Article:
Tuesday, May 3, 2011

Celebrating a life

"My legs are super tired, it's been a big week."

"You are in shape, and if you want to run fast, you will."

Those were my last words from Danny Kassap, expressed just minutes before the gun went off at the Sporting Life 10k on Sunday. They perfectly encapsulated the kind of positive and encouraging person he was. I learned from him that if you want to run fast, you - above all else - must believe that you can; work and train like you are the slowest, but believe that you are the best. He emulated this in his grueling and unforgiving training regime and ambitious goals, such as making the Olympic team for the marathon. If it were not for his tragic heart attack at the Berlin Marathon in 2008, I have no doubt he would have been able to achieve this goal and gone on to make Canada extremely proud.

Not that he hasn't already. In his relatively short time in Canada, Danny has affected and inspired the lives of countless runners. Before even being close to attaining his ultimate goal, he was already a hero to many after coming out of nowhere to win the Toronto Waterfront Marathon in 2004. This, three years after being separated from his family in the Congo, fleeing to Canada and working at a fish and chip shop to make ends meet. But this isn't why Danny's spirit is so engrained within our hearts - it was his sunny, energetic disposition, his benevolent heart, his youthful optimism and his passion for life - and above all running - that made him so memorable. His pure love of running meant he could identify with any level of athlete, whether you were an elite competitor or a recreational jogger. He was just as enthused about advising someone doing their first 5k as he was about learning to race the best in the world in the marathon. This is what made Danny such a special human being, and such a vibrant part of the running community.

Danny winning the Waterfront Marathon in 2004

If I know anyone with a truly genuine joie-de-vivre and generous heart, it would without a doubt be Danny. He had so little, but was willing to share everything. Whether it was personally delivering a pair of Nike Zoom milers to my husband - free of charge - so that he could race on fresh spikes, or making sure the Commerce Court Running Room always had a pair of size 10 Gel Cumulus' for 'Big Foot Coolis' over here, he continually went out of his way for the betterment of others. Not only that, but he did it in the most joyous way, as if he were doing himself a favour in the process. Given what he has had to endure in his life, I have always been incredulous of - and admired - his imperviously happy disposition. And it was infectious; when you were around Danny, it was impossible not to be in good spirits. I can't remember a single conversation with Danny where I wasn't smiling and laughing.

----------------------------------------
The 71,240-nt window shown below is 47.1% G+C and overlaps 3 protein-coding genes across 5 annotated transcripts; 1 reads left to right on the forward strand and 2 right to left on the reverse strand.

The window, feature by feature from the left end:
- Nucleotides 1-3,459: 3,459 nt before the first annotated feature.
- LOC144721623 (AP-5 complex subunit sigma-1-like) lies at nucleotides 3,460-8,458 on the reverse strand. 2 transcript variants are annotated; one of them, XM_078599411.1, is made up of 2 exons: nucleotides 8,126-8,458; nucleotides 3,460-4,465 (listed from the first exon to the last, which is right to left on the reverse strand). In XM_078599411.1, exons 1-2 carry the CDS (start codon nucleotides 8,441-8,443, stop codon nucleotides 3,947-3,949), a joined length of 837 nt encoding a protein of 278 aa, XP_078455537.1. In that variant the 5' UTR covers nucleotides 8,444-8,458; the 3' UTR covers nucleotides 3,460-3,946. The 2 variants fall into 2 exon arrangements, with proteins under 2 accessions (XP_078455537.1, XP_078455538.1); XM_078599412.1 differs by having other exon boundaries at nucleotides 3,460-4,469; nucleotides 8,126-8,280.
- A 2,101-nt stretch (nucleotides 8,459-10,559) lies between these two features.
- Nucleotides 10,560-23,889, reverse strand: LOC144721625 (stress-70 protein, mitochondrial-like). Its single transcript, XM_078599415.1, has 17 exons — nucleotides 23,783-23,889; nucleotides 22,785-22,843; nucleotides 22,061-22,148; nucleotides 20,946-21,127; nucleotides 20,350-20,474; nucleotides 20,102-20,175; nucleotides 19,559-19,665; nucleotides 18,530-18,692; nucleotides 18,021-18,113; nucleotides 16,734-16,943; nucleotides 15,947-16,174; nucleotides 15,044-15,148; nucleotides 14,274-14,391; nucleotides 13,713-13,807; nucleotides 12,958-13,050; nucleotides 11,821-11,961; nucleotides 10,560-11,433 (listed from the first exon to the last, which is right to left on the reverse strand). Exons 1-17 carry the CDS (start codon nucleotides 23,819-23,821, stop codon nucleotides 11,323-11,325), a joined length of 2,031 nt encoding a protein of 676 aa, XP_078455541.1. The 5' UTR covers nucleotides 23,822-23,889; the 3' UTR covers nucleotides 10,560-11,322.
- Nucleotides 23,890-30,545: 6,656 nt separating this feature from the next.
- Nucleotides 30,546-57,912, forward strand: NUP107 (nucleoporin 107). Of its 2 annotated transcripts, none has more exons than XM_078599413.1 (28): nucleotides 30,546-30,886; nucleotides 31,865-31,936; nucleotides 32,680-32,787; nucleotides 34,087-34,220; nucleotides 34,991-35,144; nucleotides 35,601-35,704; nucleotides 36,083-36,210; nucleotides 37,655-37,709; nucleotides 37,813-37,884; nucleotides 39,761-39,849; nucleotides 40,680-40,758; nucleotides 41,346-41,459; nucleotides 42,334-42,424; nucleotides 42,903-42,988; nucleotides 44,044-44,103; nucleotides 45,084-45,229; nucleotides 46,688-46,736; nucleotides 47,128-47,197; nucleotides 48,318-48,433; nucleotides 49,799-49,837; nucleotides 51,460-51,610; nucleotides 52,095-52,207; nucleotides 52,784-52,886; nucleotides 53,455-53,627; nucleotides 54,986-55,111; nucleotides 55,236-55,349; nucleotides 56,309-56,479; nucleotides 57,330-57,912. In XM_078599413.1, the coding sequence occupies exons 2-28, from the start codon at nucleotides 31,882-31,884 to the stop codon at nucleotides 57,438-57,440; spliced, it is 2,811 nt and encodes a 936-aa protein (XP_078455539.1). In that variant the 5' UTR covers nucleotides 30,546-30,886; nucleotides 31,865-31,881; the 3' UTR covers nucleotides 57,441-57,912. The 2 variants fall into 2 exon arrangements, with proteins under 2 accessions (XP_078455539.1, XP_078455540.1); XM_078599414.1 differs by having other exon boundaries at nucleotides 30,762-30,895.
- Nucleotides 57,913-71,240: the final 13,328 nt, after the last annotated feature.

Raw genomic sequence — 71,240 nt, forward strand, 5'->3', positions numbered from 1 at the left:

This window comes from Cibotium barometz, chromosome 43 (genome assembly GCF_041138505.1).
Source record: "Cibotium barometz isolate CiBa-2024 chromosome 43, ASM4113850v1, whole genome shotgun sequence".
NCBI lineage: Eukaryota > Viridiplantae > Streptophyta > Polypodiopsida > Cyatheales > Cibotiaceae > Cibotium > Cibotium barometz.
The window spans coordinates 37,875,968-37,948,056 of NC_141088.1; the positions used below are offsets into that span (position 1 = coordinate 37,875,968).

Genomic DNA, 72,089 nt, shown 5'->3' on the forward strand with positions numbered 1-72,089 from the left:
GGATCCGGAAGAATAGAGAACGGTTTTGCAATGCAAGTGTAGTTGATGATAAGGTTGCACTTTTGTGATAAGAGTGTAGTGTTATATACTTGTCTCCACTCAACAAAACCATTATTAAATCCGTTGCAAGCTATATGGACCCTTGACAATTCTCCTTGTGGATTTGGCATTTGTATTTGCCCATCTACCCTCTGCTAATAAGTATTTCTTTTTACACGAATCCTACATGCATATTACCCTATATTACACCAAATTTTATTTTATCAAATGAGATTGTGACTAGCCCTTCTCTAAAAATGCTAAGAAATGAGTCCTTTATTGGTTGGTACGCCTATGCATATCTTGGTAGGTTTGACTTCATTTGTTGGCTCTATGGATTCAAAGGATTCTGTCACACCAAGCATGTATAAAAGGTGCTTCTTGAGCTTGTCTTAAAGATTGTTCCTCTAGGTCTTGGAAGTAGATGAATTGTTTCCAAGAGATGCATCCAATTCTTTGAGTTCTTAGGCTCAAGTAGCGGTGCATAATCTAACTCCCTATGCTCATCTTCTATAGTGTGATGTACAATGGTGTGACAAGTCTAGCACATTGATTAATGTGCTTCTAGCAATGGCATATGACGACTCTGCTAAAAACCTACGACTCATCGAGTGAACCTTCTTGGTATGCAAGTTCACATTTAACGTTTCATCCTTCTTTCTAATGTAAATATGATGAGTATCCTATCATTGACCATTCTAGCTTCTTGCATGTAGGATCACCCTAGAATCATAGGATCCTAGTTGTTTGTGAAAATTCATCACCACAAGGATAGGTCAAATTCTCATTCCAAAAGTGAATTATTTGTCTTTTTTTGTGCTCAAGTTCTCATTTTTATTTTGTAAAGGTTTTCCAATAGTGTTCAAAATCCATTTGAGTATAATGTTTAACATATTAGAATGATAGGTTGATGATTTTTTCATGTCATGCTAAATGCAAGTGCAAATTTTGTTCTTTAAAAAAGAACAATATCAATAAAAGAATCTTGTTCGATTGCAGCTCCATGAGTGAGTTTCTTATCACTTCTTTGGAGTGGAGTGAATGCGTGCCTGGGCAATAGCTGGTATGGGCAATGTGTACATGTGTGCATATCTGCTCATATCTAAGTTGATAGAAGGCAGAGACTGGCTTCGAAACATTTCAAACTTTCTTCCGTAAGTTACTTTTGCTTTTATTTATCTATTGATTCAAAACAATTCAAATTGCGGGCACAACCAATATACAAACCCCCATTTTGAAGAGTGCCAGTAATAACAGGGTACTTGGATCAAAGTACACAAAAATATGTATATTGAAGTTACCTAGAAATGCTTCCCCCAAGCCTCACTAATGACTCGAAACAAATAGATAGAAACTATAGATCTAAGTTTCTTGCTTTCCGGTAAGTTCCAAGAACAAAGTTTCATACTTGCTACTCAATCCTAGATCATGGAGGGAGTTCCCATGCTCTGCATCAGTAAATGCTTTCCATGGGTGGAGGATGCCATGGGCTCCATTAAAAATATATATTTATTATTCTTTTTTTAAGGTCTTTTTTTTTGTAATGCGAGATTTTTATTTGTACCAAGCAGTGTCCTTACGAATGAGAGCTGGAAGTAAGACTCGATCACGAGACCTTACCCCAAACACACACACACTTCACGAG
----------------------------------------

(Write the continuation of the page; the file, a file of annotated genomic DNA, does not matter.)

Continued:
After Danny suffered a heart attack in 2008, his running would change forever. He was advised by doctors that he shouldn't train too hard and would not be able to attain the same level of running as he had in the past. This didn't stop Danny. Danny continued to do what he loved, and in many ways lived for; he continued to prance along the beltline in what seemed like effortless 5-minute miles, to come to road races and share in the fun and competition, and above all smile to every runner he came across. It didn't matter if he was unable to finish a race, if he ran slower than he had in the past, or was merely jogging by - he looked just as happy as he ever had. And he never once complained. It was obvious: he loved to run, and was grateful for every minute he could, no matter what the pace or outcome. Danny exemplified some of the most reverent of human attributes; kindness, determination, compassion, selflessness, modesty and unwaivering enthusiasm. Every time I run down the beltline trail in Toronto, I will remember his long stride and even wider smile and be reminded never to take the simple joy of running for granted.

With tired legs and an aching body on Sunday, I took Danny's advice, and believed I could run a personal best. I pushed all the excuses out of my head, and simply focused on running hard. I knew I would have to dig deep to make the legs go that day, and I did. The last 3k was a struggle but I kept telling myself to push harder and to catch the two women in front of me. When my pace began to slow, I surged, until I had passed them both and my legs were wobbling. I crossed the line in 35:43, 22s faster than last year and 4th overall. I was very happy with my time and placing given how I had been feeling that day and the days leading up to Sporting Life. As usual, the course was a treat, and I look forward to running it again next year on fresher legs - and now, with Danny's spirit in my heart.


  1. That was so well written - thank you for sharing a bit of Danny with us. I only knew him from running articles and posts but followed his story for years. Your article made me choke up - he was someone very special. I'm sorry you lost a good friend this week.

  2. Thank you anonymous ;). I think everyone in the running community feels like they've lost a friend - that's the kind of impact Danny had.

  3. very well written. thanks for sharing your thoughts on Danny

  4. that made me choke up. beautiful, jane.

  5. Great summing up of everything that made Danny Danny, Jane. Oh, and you looked like you were flying at Churchill today. You're ready to rock.

  6. "You're ready to rock."

    1:16:43.5 4002 CULLIS, JANE

    Told you so. My fitness radar never lies. Congrats!

  7. Such a lovely post. I found your blog after running the Toronto Half last weekend & being wowed by your time. I didn't know Danny personally but I remember his mega-watt smile from the Running Room & was so sorry to hear of his passing. He sounds like a wonderful guy who will be missed. He obviously had great friends in the running community.

  8. Wow Jane, this was beautiful...